Members discussed the group's ongoing efforts Tuesday at Wall Doxey State Park.
"We've had an enormous number of projects over the years," said founder Larry Jarrett of Union County. Among them are "green" certification of landowner practices, building trails in public greenspaces, and training business people and local officials in the principles of "green" infrastructure.
"It's all volunteer; we just pull people together to do good work," Jarrett said.
One project was the sponsorship of a documentary video, along with several other entities, "Reigning Over Runoff." The film shows how Coldwater River watershed residents are cutting silt, trash and other pollutants in their river.
Jarrett said the group is applying for a TVA grant that would help small landowners in the Arkabutla, Tallahatchie and Yocona watersheds manage their resources for profit, recreation and environmental benefit.
Some of NRI's efforts are simply to let people know about the related works of other groups. Members heard Tuesday about the Secretary of State's Office's efforts to manage public lands, the Mississippi Geographical Alliance's promotion of geographic literacy and Oxford Community Garden, among others.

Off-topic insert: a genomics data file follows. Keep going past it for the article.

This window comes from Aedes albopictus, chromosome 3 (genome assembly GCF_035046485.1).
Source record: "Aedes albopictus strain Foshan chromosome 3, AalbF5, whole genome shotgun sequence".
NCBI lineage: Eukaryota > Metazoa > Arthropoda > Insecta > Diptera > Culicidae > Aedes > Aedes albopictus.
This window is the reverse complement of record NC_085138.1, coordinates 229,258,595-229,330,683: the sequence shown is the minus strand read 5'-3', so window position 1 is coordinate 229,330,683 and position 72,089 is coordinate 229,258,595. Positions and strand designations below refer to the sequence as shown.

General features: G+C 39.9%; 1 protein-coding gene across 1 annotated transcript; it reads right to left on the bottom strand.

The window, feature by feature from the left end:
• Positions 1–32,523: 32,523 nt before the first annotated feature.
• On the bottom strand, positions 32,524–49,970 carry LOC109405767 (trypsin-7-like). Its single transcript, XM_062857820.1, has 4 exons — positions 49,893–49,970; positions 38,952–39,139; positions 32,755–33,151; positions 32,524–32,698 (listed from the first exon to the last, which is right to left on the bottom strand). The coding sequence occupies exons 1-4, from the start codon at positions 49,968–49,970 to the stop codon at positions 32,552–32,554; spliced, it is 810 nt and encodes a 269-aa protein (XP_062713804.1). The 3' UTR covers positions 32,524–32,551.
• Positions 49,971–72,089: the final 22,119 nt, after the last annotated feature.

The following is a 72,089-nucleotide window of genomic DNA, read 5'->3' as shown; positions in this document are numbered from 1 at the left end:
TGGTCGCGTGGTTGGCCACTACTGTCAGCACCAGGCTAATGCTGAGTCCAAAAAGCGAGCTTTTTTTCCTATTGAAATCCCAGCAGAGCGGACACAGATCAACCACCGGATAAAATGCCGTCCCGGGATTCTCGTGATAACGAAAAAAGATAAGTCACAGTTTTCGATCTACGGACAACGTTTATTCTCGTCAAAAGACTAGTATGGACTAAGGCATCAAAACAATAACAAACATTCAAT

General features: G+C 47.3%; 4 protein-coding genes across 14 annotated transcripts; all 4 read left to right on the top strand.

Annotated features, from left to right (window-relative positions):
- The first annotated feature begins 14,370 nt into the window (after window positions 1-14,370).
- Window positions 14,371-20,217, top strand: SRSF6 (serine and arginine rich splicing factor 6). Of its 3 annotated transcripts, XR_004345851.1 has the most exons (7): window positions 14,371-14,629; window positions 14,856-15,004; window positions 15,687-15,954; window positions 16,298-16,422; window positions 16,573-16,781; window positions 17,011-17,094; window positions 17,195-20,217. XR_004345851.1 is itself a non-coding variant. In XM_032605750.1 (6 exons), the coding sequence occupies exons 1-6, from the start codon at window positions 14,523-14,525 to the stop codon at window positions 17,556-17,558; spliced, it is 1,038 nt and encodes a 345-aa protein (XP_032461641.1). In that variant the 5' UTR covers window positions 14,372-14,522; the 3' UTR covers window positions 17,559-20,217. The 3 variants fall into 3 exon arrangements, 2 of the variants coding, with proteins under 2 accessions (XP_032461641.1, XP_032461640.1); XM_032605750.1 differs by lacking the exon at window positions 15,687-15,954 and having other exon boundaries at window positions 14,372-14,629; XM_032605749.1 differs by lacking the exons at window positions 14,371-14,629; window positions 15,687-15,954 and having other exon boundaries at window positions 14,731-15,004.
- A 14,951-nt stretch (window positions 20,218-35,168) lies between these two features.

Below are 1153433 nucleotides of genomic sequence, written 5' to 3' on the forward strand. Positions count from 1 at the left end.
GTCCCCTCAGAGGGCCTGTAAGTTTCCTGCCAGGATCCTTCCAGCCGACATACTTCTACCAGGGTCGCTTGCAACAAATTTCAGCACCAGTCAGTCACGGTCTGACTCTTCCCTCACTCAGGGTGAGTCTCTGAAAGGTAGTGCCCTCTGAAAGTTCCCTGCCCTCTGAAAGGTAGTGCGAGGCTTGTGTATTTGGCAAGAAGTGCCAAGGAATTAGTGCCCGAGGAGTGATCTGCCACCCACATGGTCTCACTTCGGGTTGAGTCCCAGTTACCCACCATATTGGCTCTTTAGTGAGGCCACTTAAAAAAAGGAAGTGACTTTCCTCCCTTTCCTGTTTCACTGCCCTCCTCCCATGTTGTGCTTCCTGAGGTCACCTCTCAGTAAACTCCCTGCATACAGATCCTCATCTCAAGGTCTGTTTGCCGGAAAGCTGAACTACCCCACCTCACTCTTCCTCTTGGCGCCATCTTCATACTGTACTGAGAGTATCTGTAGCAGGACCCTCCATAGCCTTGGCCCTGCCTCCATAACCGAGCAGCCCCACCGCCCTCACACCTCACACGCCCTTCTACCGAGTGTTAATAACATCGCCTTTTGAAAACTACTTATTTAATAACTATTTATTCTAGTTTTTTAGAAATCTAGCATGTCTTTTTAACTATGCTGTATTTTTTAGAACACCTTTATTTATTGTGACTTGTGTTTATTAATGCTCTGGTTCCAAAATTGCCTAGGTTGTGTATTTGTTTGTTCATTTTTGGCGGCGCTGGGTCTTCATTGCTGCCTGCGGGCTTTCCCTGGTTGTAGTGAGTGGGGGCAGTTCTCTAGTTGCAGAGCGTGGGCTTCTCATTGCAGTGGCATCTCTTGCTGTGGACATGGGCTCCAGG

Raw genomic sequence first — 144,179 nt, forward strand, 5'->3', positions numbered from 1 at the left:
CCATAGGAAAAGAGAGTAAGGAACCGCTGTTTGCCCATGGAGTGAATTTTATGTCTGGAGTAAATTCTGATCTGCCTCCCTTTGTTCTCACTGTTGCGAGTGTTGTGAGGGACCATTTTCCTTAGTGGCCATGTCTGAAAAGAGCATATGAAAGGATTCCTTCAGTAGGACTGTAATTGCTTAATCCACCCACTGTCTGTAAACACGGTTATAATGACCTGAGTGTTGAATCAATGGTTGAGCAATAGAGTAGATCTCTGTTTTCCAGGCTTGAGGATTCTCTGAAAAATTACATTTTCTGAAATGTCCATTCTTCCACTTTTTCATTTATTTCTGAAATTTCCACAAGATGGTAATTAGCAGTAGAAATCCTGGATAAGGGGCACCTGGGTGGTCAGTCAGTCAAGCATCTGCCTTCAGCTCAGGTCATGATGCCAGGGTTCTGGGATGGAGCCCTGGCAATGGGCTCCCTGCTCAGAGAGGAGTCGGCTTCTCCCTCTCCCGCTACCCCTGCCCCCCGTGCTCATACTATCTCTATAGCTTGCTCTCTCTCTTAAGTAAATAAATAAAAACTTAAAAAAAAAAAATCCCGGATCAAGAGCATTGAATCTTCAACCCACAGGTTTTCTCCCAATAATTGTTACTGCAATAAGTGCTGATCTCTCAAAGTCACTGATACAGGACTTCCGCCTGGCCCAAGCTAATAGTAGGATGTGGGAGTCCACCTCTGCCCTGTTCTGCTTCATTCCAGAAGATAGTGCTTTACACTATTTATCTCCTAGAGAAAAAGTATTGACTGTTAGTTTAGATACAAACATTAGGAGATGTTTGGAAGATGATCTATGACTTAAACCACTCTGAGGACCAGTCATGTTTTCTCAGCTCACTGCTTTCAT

Another effort outlined was "Gaining Ground: Mississippi's Homegrown Sustainability Conference," which Mississippi State University will host July 30-Aug. 1.
The conference's Saturday offerings concentrate on "The Sustainable Table." Sessions include farmers' market management, organizing a community garden and a host of small-scale farm and garden enterprises.
On Sunday, participants will choose among field trips to see models of sustainable design and building.
For information on Gaining Ground, log on to www.gaininggroundmississippi.org. For more information on the Natural Resource Initiative, link to www.nrims.org.